Consumer Financial Protection Regulation: The Winners and Losers

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by Vicki Morwitz and Robert Whitelaw

The Senate today approved the Dodd-Frank Wall Street Reform and Consumer Protection Act. Soon President Obama will sign it, and the Act will become law. One notable aspect of this sweeping financial regulation is the creation of a new Bureau of Consumer Financial Protection (BCFP) as an independent bureau within the Federal Reserve System. The BCFP is charged with aiding consumers in understanding and using relevant information; protecting them from abuse, deception, and fraud; ensuring that disclosures for financial products are easy to understand; conducting research; and providing financial literacy education. But will the new law accomplish these goals? And who will be the winners and losers under the new law?
Consumers win on independence: The independence of the Bureau is important, and its structure as an independent agency within the Federal Reserve System seems to achieve this goal, especially since the associated funding avoids the annual Congressional appropriations process that can serve as a mechanism for imposing undesirable political pressure.

Consumers lose, auto dealers, insurance companies, and small banks win on carve-outs: Ideally, the Bureau would have full rulemaking and enforcement authority over all financial firms and products. While the Dodd-Frank Act does unify much of this authority in the BCFP, there are some troubling exceptions. For example, auto loans and annuities are two extremely popular products where abuses have been alleged in the past; however, auto dealers and insurance companies have been specifically excluded from oversight by the Bureau. Although the Dodd-Frank Act also empowers the Federal Trade Commission, the current regulator for automobile dealers, to more quickly and easily write rules related to auto financing, we still feel these carve-outs leave a significant part of consumers' assets under-regulated. We are also concerned that since the BCFP will not have the power to enforce regulation for smaller banks and financial institutions, if the existing regulators fail to do their job, consumer protection may be inadequate. Worse yet, financial firms may be able to exploit these exclusions by engaging in regulatory arbitrage. For instance, financial firms can redirect their credit supply to less regulated sectors.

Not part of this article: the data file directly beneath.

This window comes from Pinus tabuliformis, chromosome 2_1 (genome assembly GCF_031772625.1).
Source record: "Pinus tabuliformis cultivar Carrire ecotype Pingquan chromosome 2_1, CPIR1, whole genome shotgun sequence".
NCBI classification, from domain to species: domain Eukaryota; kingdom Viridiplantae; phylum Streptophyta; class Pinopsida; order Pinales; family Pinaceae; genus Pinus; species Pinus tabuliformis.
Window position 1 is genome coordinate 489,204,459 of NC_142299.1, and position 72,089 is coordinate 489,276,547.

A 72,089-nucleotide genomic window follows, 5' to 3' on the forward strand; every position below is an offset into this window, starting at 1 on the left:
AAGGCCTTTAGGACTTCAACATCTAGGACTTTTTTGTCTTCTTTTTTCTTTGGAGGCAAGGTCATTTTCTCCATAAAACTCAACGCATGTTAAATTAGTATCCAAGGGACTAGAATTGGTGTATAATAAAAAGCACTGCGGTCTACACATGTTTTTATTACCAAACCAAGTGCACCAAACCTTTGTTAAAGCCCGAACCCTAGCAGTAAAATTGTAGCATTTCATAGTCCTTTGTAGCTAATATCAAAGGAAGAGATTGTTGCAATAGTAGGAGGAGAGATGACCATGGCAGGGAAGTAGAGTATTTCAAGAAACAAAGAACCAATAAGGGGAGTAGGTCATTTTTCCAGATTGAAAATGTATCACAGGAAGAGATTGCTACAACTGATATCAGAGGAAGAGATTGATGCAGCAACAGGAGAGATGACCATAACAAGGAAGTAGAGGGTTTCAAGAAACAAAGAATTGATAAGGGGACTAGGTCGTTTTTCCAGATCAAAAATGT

Consumers both win and lose on mortgage protection: The bill provides for additional regulation of the mortgage market including (i) prohibitions on steering incentives for mortgage brokers, i.e., payments to brokers for selling specific types of loans, (ii) restrictions on prepayment penalties, (iii) restrictions on high-cost mortgages, and, perhaps most important (iv) a requirement that lenders make a "reasonable and good faith determination" that borrowers have a "reasonable ability to repay" the loan that they are taking out. Elimination of prepayment penalties and restrictions on high-cost mortgages will help to eliminate some of the abuses that occurred in the past, but at the same time will also almost certainly reduce the availability of credit, as will the responsibility placed on lenders to ensure that borrowers have a documented ability to repay their loans.